In the annals of last-minute flip flops, this one may go down as Yale’s most brazenly populist. It began with an e-mail, issued from somewhere inside the chambers of Woodbridge Hall: William Jefferson Clinton, “the comeback kid,” the wayward president, the patron saint of Generation X, would entertain a crowd of 2,695. This despite the fact that more than 7,000 fists were banging on the door of Woolsey Hall for his Oct. 6 speech.

The tercentennial, it seemed, was hurtling toward another seating fiasco. A ticket lottery. Hordes of angry students. Days of loud griping.

Then came the best news in a month consisting of little but bad news: Linda Lorimer, vice president and secretary of the University, had called the former president’s staff. The staff had called the former Yale Law School wunderkind. The wunderkind, in a grave, populist voice, announced that, yes, he would speak outdoors on Cross Campus Saturday, security and the weather be damned. He would build a bridge to Yale’s fourth century, leaving no Yale student behind.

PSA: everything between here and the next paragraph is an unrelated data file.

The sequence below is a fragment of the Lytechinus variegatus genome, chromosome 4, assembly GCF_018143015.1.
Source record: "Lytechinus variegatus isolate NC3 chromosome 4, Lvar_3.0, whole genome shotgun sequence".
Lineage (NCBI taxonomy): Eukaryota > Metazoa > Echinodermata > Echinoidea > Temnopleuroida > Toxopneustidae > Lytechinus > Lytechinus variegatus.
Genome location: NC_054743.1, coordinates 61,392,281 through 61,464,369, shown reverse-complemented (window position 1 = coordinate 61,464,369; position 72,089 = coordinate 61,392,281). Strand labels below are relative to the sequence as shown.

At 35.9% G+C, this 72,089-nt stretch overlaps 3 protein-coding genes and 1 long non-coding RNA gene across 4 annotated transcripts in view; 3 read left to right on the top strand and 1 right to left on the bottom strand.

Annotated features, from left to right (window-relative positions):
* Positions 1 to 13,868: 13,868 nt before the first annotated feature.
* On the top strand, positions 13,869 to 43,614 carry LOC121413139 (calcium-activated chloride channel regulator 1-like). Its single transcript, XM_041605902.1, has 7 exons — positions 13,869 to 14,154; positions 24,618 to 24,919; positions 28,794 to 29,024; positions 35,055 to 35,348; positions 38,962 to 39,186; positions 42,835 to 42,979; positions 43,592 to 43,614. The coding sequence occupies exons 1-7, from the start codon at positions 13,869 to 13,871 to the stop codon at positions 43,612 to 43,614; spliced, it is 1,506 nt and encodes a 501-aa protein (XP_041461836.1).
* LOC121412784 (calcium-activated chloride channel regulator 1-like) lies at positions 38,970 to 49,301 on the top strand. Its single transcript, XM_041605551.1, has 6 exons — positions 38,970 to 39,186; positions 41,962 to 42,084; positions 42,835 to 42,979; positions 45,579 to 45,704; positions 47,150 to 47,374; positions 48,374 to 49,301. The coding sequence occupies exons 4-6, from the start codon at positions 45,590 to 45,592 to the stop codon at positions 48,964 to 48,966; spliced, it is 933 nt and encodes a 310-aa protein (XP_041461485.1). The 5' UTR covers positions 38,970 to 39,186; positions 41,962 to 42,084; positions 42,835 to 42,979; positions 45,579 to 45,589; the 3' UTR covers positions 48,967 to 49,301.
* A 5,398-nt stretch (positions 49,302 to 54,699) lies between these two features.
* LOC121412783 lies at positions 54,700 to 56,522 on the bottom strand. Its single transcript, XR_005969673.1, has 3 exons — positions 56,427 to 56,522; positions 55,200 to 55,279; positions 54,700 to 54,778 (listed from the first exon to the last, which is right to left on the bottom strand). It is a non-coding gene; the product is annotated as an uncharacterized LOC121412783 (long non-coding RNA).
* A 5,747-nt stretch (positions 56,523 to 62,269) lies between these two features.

It was, of course, the right decision. Once a populist, always a populist.